Intelligibility in classroom noise for young school aged children
Keywords:Acoustic noise, Audition, Behavioral research, Linguistics, Signal to noise ratio, Psychoeducational development, Psychosocial development
AbstractInappropriate classroom noise levels reduce speech intelligibility and compromise psycho-educational and psychosocial development. In this regard, the speech perception abilities of young children was measured using real classroom noise, and how identification accuracy varied for children of different ages was examined in the various listening conditions. Subjects were 40 students from kindergarten to grade 3 classes. Kindergarten and grade 1 children were especially affected by noise, particularly for monosyllables and trisyllables. The performance of these subjects decreased significantly when signal-to-noise ratio (SNR) reached -6 dB, while the performance of graders 2 and 3 significantly declined only when SNR reached -12 dB.
How to Cite
Copyright on articles is held by the author(s). The corresponding author has the right to grant on behalf of all authors and does grant on behalf of all authors, a worldwide exclusive licence (or non-exclusive license for government employees) to the Publishers and its licensees in perpetuity, in all forms, formats and media (whether known now or created in the future)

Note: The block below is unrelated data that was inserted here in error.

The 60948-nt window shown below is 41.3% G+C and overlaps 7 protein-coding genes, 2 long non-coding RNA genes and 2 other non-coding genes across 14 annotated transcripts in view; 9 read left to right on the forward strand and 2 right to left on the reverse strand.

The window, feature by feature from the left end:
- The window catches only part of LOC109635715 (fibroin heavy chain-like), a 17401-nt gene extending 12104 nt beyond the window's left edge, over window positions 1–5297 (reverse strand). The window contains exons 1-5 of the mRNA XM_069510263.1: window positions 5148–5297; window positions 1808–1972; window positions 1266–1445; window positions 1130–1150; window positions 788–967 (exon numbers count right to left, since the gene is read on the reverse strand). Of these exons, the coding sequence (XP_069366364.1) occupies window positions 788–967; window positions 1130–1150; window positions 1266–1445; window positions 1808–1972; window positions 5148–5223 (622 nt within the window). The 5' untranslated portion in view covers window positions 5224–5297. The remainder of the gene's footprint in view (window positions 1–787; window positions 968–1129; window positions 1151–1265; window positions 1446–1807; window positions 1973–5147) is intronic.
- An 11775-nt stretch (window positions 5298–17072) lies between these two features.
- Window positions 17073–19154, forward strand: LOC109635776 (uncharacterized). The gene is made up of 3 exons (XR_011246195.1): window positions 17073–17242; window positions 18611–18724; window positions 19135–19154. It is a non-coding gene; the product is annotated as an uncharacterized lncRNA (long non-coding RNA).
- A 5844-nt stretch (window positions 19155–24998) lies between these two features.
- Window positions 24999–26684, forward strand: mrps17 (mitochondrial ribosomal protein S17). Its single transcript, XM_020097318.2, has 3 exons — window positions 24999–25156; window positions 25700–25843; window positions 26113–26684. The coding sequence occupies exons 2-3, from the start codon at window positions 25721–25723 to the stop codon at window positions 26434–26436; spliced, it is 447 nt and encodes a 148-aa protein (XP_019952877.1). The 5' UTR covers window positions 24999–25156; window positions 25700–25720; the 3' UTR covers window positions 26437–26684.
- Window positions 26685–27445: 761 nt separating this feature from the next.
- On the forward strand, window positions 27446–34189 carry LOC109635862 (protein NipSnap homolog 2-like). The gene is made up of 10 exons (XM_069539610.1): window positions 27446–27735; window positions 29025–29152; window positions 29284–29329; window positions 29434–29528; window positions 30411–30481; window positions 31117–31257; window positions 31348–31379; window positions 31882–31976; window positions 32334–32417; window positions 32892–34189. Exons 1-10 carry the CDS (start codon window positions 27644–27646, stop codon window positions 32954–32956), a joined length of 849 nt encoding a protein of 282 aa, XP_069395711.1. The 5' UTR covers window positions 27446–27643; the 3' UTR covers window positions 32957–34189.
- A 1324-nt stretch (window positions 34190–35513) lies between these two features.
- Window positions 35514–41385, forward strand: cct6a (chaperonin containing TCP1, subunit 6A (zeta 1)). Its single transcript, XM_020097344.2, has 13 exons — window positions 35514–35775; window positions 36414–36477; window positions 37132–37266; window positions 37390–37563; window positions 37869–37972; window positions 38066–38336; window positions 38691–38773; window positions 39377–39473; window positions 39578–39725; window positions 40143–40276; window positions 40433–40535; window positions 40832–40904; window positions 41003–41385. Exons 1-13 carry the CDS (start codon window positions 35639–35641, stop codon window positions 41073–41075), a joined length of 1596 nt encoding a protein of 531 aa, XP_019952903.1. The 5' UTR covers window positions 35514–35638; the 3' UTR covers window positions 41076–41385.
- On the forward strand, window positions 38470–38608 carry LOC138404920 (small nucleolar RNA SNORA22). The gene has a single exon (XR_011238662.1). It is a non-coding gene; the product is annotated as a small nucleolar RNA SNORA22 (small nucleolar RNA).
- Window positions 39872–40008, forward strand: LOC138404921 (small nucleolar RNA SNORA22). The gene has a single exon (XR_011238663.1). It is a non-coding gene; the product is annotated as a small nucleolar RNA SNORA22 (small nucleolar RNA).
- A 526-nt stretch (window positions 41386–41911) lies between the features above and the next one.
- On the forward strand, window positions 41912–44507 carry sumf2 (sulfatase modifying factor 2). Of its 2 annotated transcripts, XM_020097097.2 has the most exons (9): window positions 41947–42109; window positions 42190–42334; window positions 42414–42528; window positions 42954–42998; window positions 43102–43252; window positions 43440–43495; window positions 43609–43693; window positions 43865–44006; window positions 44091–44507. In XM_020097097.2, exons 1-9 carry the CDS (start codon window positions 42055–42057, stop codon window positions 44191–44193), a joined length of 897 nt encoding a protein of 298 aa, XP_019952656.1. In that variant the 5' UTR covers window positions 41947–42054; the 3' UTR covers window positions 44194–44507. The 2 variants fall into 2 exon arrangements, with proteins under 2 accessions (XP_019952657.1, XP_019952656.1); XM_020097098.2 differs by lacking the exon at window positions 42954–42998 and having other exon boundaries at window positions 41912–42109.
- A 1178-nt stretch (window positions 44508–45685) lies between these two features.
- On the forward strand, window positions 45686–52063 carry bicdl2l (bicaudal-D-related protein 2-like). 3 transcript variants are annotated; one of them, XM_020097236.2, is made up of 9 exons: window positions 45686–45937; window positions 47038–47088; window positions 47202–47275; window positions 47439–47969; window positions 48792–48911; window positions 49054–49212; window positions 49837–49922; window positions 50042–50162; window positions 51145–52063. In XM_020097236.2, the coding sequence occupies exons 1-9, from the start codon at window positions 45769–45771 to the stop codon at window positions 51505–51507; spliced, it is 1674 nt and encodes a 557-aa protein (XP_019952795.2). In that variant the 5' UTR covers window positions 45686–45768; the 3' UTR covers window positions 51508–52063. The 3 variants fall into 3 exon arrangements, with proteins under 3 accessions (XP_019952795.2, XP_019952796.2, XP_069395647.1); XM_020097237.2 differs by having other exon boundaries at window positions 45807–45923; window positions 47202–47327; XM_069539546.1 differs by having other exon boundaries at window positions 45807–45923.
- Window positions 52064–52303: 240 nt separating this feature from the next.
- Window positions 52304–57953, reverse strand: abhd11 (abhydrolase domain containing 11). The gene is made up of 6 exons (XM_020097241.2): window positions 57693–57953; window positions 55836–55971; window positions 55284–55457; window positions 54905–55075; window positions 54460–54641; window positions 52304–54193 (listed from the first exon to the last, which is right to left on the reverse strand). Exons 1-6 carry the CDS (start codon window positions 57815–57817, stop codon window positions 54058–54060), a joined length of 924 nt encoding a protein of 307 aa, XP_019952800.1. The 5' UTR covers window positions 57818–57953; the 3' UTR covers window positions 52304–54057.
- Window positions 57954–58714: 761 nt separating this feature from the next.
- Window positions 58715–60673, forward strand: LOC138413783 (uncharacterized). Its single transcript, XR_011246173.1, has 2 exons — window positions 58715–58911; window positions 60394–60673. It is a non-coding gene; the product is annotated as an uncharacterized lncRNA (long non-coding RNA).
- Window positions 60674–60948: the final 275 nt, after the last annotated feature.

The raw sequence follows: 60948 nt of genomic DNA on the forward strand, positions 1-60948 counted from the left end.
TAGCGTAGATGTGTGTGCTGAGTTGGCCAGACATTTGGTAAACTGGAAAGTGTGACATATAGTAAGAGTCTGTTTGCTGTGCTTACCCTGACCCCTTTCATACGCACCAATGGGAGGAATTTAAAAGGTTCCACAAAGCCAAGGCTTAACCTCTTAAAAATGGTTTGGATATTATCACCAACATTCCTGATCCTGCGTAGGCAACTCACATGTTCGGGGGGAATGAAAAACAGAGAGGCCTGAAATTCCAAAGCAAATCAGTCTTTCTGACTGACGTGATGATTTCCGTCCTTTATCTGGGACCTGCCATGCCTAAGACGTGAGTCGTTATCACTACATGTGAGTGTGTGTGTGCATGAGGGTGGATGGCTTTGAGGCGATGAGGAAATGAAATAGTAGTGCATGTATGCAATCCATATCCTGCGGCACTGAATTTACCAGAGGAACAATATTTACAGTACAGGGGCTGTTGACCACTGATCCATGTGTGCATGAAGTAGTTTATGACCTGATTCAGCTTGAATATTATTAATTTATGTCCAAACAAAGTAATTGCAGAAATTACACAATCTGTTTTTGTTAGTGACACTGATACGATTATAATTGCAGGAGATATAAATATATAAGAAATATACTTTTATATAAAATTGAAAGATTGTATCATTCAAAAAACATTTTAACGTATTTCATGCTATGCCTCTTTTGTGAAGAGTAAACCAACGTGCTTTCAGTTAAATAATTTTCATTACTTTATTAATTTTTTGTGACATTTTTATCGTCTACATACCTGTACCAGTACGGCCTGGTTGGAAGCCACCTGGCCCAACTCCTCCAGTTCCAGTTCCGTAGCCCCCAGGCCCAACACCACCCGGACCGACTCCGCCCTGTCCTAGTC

i) to publish, reproduce, distribute, display and store the Contribution;
ii) to translate the Contribution into other languages, create adaptations, reprints, include within collections and create summaries, extracts and/or, abstracts of the Contribution;
iii) to exploit all subsidiary rights in the Contribution,
iv) to provide the inclusion of electronic links from the Contribution to third party material where-ever it may be located;
v) to licence any third party to do any or all of the above.